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                         An Open Letter to President Obama and the American People

        December 12, 2012

President Barack Obama

The White House

1600 Pennsylvania Avenue

Washington, D.C.    20500


President Obama and my fellow Americans,

The purpose of this letter is to introduce the online Earth Manifesto, and to make you aware of its primary message that humanity needs to be more responsible by choosing to leave a fairer legacy to future generations.  We are already pursuing courses of action that will leave our children and grandchildren and great-grandchildren a legacy of depleted resources and damaged ecosystems.  To compound this inequity by leaving our descendents a burden of enormous debt obligations is foolish.

We stand before a great crossroads in the history of our country.  Daunting challenges lie before us, many of them highly complicated and contentious.  Many of the substantive issues that face humankind were not discussed at all in the 2012 presidential campaign.  The failure to talk about crucial challenges is dangerous to our collective well-being, and to all people in future generations.  We should stop burying our heads in the sand and begin to pay close attention to big problems during our elections and in American political discourse in general. 

These challenges include resource conservation, protecting the environment, reducing greenhouse emissions that are causing ominous changes in global weather patterns, and dealing with global poverty and malnutrition, overpopulation, overfishing of the oceans, and the destruction of coral reefs, rainforests, and other vital ecosystems.  Many domestic problems also require committed attention, like improving public education, coping with segregation by race and class in schools, dealing with foreclosures in the housing market, preventing risks associated with corporations becoming too big to fairly regulate and “too big to fail”, reducing the high levels of incarceration in U.S. prisons, stopping the war on drugs, and reducing the unaffordable costs of America’s military, security state, and wars.  We need to talk about these things, and boldly deal with them!

Professor Jared Diamond makes a valuable observation in his insightful book Collapse: How Societies Choose to Fail or Succeed.  He contends that we need a paradigm shift in how our leaders think.  America needs leaders with “the courage to practice long-term thinking and make bold, courageous, anticipatory decisions at a time when problems become perceptible, but before they reach crisis proportions.” 

Two starkly diverging choices were presented to the electorate in the last national elections.  Unfortunately, both Republicans and Democrats are allowing giant corporations and rich people control to our economic and political systems and to increase the concentration of wealth and power in the hands of the few.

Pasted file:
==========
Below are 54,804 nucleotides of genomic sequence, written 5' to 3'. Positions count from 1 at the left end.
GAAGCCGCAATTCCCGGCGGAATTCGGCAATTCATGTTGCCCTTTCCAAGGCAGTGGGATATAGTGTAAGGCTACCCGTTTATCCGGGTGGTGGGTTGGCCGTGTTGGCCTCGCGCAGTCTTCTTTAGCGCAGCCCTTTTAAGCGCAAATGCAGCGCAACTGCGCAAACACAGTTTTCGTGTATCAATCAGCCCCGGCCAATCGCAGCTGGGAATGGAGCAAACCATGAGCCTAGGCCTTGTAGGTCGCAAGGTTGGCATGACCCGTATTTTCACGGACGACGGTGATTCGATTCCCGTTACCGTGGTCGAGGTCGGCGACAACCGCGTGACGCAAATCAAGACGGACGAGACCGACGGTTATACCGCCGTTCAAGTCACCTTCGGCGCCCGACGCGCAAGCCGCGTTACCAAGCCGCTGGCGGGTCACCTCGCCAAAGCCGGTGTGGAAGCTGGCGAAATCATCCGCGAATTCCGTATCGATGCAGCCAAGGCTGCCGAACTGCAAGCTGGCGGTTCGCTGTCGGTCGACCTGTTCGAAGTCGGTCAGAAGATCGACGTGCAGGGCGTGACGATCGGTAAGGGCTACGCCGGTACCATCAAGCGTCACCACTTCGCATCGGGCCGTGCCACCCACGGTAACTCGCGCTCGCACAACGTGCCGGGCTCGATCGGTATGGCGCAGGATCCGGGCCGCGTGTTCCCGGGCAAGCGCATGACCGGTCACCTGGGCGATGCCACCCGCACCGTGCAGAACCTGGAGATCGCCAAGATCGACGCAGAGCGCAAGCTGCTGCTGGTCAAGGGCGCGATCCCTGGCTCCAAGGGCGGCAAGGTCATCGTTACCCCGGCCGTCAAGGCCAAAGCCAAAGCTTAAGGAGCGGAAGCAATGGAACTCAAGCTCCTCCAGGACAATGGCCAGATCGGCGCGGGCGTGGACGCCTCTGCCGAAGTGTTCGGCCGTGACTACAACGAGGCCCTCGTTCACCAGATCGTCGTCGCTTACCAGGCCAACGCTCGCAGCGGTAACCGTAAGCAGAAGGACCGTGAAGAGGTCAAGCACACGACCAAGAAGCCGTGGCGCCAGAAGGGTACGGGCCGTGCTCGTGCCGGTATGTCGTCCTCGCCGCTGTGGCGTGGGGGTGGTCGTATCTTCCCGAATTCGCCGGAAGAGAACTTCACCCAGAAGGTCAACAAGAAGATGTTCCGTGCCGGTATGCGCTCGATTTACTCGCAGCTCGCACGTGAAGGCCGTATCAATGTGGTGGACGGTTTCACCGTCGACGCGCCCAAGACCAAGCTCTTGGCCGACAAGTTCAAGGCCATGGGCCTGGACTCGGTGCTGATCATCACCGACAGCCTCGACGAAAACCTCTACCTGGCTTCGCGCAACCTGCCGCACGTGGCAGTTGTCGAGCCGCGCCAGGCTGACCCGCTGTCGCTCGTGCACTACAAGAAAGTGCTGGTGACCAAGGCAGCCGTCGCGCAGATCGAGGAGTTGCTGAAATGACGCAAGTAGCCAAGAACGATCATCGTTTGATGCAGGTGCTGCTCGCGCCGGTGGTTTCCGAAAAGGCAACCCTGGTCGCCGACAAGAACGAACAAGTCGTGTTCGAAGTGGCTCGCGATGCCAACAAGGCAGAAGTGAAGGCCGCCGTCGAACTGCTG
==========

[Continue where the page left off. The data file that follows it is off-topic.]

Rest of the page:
Also, both political parties have been ineffective in preventing enormous costs from being externalized onto society and future generations.  We need to  begin to address these detrimental trends and make the world a better place for all.  If we continue to let the forces of greed, exploitation, power abuse, fraud, fear, dishonesty, denial, shortsighted expediency, hubris, reactionary social conservatism and religious fundamentalism dominate our societies, then the future will be more bleak than necessary.  Instead, we should boldly embrace fair-minded, farsighted, honorable, progressive, pluralistic, and common sense initiatives to create a more just, more peaceable, and more likely sustainable world.

This Earth Manifesto could easily change the world, and make it a better place.  First of all, it could help progressive politicians get elected.  Second, it could help chart a way forward that could become a common-sense consensus guideline for our great nation in the coming decades.

The United States is engaged in a titanic struggle between competing interests that all are striving to maximize their own perks, privileges and power.  In the process, the greater good of humanity, and of people in future generations, is being sacrificed to unfair economic and social policies, short-term-oriented expediencies, unaccountable prerogatives for giant corporations, deceitful political skullduggery, and profligate deficit spending. 

The Earth Manifesto provides overarching guidance to our national and international decision-making with the following ideas and understandings:

·                    A Proposed Bill of Rights for Future Generations